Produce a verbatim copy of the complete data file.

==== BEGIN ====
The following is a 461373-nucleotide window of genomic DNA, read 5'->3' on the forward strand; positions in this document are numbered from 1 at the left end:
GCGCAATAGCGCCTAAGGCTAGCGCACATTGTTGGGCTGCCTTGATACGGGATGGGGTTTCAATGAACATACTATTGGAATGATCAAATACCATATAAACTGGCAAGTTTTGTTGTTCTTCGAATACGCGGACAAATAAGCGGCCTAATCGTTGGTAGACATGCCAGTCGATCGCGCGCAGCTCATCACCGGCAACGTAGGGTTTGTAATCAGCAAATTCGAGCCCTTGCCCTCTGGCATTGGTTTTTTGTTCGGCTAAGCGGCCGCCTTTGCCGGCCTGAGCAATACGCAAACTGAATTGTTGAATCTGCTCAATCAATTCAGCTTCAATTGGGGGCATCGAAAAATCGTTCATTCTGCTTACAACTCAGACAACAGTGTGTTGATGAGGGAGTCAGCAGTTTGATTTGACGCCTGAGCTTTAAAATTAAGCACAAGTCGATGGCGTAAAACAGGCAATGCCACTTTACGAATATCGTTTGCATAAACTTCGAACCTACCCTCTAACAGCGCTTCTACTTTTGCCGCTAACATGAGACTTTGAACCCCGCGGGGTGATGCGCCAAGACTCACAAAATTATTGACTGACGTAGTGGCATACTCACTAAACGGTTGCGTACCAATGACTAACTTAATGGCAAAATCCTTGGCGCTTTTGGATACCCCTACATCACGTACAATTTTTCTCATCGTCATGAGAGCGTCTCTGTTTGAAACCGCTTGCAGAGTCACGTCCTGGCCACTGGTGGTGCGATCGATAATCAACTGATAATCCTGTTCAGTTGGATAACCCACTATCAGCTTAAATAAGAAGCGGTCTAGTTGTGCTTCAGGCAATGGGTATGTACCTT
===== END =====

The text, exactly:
The following is a 461373-nucleotide window of genomic DNA, read 5'->3' on the forward strand; positions in this document are numbered from 1 at the left end:
GCGCAATAGCGCCTAAGGCTAGCGCACATTGTTGGGCTGCCTTGATACGGGATGGGGTTTCAATGAACATACTATTGGAATGATCAAATACCATATAAACTGGCAAGTTTTGTTGTTCTTCGAATACGCGGACAAATAAGCGGCCTAATCGTTGGTAGACATGCCAGTCGATCGCGCGCAGCTCATCACCGGCAACGTAGGGTTTGTAATCAGCAAATTCGAGCCCTTGCCCTCTGGCATTGGTTTTTTGTTCGGCTAAGCGGCCGCCTTTGCCGGCCTGAGCAATACGCAAACTGAATTGTTGAATCTGCTCAATCAATTCAGCTTCAATTGGGGGCATCGAAAAATCGTTCATTCTGCTTACAACTCAGACAACAGTGTGTTGATGAGGGAGTCAGCAGTTTGATTTGACGCCTGAGCTTTAAAATTAAGCACAAGTCGATGGCGTAAAACAGGCAATGCCACTTTACGAATATCGTTTGCATAAACTTCGAACCTACCCTCTAACAGCGCTTCTACTTTTGCCGCTAACATGAGACTTTGAACCCCGCGGGGTGATGCGCCAAGACTCACAAAATTATTGACTGACGTAGTGGCATACTCACTAAACGGTTGCGTACCAATGACTAACTTAATGGCAAAATCCTTGGCGCTTTTGGATACCCCTACATCACGTACAATTTTTCTCATCGTCATGAGAGCGTCTCTGTTTGAAACCGCTTGCAGAGTCACGTCCTGGCCACTGGTGGTGCGATCGATAATCAACTGATAATCCTGTTCAGTTGGATAACCCACTATCAGCTTAAATAAGAAGCGGTCTAGTTGTGCTTCAGGCAATGGGTATGTACCTT